(Bloomberg) -- U.K. Chancellor of the Exchequer Philip Hammond said he would back a legal challenge against the government if the new prime minister tried to suspend Parliament to force through a no-deal Brexit.
Boris Johnson, the favorite to succeed Prime Minister Theresa May this month, has refused to rule out proroguing -- or suspending -- Parliament to fulfill his pledge to leave the European Union on Oct. 31. Though Johnson has said he’s “not remotely attracted to the idea,” he’s keeping his options open.
Such a move would provoke a constitutional crisis because Parliament is “dead-set against” a no-deal Brexit, Hammond said on Bloomberg TV on Friday. “If anybody were to attempt to shut down Parliament in order to carry out a course of action which Parliament is known to oppose, that would be very serious indeed,” he said.
Hammond said he “strongly supports” the position of former Conservative Prime Minister John Major, who said this week he would be prepared to take the government to court if the new premier tried to suspend the legislature. Members of Parliament also voted this week in favor of a plan to prevent prorogation -- the latest attempt to block a no-deal Brexit.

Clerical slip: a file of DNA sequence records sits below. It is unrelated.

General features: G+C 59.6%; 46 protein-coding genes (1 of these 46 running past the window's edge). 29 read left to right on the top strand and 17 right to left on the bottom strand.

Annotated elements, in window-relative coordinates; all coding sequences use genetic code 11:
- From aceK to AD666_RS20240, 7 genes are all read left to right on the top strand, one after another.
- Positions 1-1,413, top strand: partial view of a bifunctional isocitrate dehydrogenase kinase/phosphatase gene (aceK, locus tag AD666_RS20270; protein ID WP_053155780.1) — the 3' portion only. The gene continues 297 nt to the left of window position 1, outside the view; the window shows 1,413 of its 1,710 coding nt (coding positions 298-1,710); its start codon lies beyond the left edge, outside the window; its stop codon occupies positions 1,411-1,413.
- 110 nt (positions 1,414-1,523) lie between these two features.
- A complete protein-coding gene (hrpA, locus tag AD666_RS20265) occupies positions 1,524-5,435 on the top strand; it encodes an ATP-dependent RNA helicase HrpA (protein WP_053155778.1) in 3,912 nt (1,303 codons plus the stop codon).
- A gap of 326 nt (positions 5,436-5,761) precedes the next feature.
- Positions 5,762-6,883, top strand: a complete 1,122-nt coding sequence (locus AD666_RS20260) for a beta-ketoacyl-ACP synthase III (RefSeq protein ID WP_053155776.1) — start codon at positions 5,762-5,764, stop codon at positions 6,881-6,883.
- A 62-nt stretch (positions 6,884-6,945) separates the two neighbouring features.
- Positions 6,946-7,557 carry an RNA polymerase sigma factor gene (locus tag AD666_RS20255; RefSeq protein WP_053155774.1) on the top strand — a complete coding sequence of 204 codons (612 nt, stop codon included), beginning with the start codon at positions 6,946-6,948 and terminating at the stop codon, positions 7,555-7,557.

“If we aren’t able to prevent that course of action through Parliament, then certainly there will be resort to the courts,” Hammond said.
On Thursday, Chief Secretary to the Treasury Liz Truss -- a loyal supporter of Johnson -- said prorogation should remain an option, and told Major to stop being “a back-seat driver.”
In the Bloomberg TV interview, Hammond refused to say if he would support a vote of no confidence in the government if it was the last resort to stop a no-deal Brexit, calling it a hypothetical question. He said that while the chance of the U.K. leaving the European Union without an agreement “is not negligible,” he still sees a negotiated exit as the “most likely outcome.”
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